• Marine Organisms - fish, crustaceans, molluscs, worms, turtles, squid, and microscopic animals

  • Marine Mammals - seabirds, seals, sea otters, manatees, whales, dolphins, etc.

 

 

Is a Marine Biologist The Same as A Marine Scientist?

 

To understand the difference, we need to assess what type of career marine biology and marine science.

 

 

Marine Biologists

 

  • National average salary: AU$ 66,000 per year

  • Marine biologists study ocean and saltwater ecosystems and their aquatic organisms and mammals. 

  • It enables them to analyse and advise the behaviours of marine species and the physiological processes, diseases, and environmental conditions that impact them. 

 

 

Marine Scientist

 

  • National average salary: AU$ 100,000 per year

  • Marine scientists study the ocean and the flora and fauna that live in them. 

  • Their main job is to gather ocean samples, perform advanced scientific research, publish their conclusions in academic journals, and help policymakers with marine conservation and environmental protection activities. 

  • They also attend conferences to discuss their research discoveries with other scientists and educate them on the organic sciences. Their common areas for work include environmental protection groups, marine conservation establishments, the government sector, and sustainable fisheries.

 

 

Is it Hard To Become A Marine Biologist in Australia?

 

Marine Biology is a small field, with only 670 professionals employed in this profession in Australia. It indicates intense competition for any open positions.

 

Due to this, earning a postgraduate degree is common to pursue the career as it can enhance your possibilities of landing a marine biologist role.

 

Also, the average ATAR for a bachelor of science majoring in marine biology is around 80.05, higher than the average ATAR of 70.00. It can be challenging for students to qualify for the course.

 

 

Are Marine Biologists in Demand in Australia?

 

Considering that the world's oceans cover more than 70% of the earth's surface, Marine Biologists are crucial for the survival of our planet. Their knowledge helps the world better understand oceans and their complicated issues.

 

It is a small and highly competitive occupation as several aspiring Marine biologists compete for a limited number of jobs. Candidates with advanced computer and math skills have the upper hand in the job market.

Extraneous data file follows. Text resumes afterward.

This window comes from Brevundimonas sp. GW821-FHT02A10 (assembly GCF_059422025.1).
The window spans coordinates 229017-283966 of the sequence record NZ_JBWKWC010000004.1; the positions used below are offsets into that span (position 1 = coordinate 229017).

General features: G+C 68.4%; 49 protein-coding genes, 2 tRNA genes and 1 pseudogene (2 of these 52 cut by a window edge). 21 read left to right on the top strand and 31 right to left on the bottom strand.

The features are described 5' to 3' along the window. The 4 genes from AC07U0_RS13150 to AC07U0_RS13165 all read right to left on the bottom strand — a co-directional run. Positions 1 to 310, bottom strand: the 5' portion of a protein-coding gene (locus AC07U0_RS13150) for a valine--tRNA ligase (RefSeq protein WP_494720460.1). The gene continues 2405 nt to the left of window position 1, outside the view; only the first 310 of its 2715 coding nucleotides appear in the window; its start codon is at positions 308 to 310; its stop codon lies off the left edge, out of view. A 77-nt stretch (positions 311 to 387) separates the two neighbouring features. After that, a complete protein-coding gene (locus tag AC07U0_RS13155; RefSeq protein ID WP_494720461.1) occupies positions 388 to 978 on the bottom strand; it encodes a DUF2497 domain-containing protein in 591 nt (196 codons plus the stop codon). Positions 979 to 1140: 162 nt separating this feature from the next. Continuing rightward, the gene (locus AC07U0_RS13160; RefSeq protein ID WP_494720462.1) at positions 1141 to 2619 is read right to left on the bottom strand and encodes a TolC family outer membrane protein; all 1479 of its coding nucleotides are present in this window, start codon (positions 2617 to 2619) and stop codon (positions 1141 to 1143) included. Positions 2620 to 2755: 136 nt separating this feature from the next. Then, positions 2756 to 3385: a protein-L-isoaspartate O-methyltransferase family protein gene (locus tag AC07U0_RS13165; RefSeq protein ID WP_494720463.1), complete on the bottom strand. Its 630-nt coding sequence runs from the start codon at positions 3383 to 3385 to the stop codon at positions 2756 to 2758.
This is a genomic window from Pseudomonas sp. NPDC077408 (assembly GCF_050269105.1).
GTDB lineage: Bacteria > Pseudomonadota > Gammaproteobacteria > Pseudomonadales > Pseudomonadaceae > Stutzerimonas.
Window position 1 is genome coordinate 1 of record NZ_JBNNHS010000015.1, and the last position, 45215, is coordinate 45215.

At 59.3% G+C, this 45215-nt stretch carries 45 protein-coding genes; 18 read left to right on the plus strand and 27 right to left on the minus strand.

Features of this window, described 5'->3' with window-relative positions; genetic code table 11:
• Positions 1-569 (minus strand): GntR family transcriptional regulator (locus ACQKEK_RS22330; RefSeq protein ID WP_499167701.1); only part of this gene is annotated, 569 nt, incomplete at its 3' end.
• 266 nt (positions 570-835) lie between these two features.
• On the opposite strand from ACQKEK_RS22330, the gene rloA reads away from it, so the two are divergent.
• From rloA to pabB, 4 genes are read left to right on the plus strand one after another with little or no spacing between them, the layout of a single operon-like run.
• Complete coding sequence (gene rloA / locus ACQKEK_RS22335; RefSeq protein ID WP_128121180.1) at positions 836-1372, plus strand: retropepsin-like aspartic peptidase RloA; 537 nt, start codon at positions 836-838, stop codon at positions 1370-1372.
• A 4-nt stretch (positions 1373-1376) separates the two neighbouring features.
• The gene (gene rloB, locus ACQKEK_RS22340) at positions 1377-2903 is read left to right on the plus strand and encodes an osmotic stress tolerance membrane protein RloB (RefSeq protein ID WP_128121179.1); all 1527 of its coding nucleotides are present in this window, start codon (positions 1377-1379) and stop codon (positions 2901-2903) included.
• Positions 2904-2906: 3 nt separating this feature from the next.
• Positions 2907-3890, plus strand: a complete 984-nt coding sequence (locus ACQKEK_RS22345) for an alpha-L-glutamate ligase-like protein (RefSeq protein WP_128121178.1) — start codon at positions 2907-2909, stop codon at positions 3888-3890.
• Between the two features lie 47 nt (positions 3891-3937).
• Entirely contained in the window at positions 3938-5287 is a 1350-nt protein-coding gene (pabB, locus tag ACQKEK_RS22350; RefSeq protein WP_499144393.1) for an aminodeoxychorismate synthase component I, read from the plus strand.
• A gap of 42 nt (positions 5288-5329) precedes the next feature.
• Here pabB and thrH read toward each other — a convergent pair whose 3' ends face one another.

Marine biologists can work in several sectors and sub-fields of marine biology based on their education and specialty. Though industry jobs depend on the economy and market demand, the field can provide you with a rewarding career in the industry of your choice.

 

 

How To Become A Marine Biologist in Australia From Overseas?

 

Most universities in Australia offer Marine Biology courses, i.e., Bachelor of Science (Marine Biology) for international students.

 

However, the prerequisite for Year 12 students to apply for the course is to undertake an English test and have either Australian Year 12 curriculum or Australian Tertiary Admission Rank.

 

Moreover, overseas applicants must provide additional application information such as country of birth and passport details when applying for the course.

 

 

How Long Does It Take To Become A Marine Biologist in Australia?

 

There are several pathways to becoming a Marine Biologist in Australia. So, the time required to pursue this career depends on the learning pathway you choose:

 

 

Pathway 1 – After High School

 

You can complete a Bachelor of Science (Marine Biology). It takes three years full-time if you study for a BSc degree or four years for a BSc [Hons] qualification.

 

A part-time study option is also available sometimes, but it takes double the time to complete. Upon course completion, you can apply for entry-level marine biologist jobs.

 

 

Pathway 2- After Graduation

 

You can also study for a Marine Biologist course if you already have 3- or 4-year undergraduate qualifications. In this case, you must complete a 1.7-year Master's degree in marine biology, such as a Master of Science in Marine Science and Management.

 

 

Pathway 3- Through TAFE courses

 

Students may also qualify for a marine biology degree after studying relevant courses at TAFE or an accredited training institution and advancing to an undergraduate Marine Biology degree program.

 

Now that you know everything about how to become a marine biologist in Australia, you are ready to explore this field and start the career of your dreams.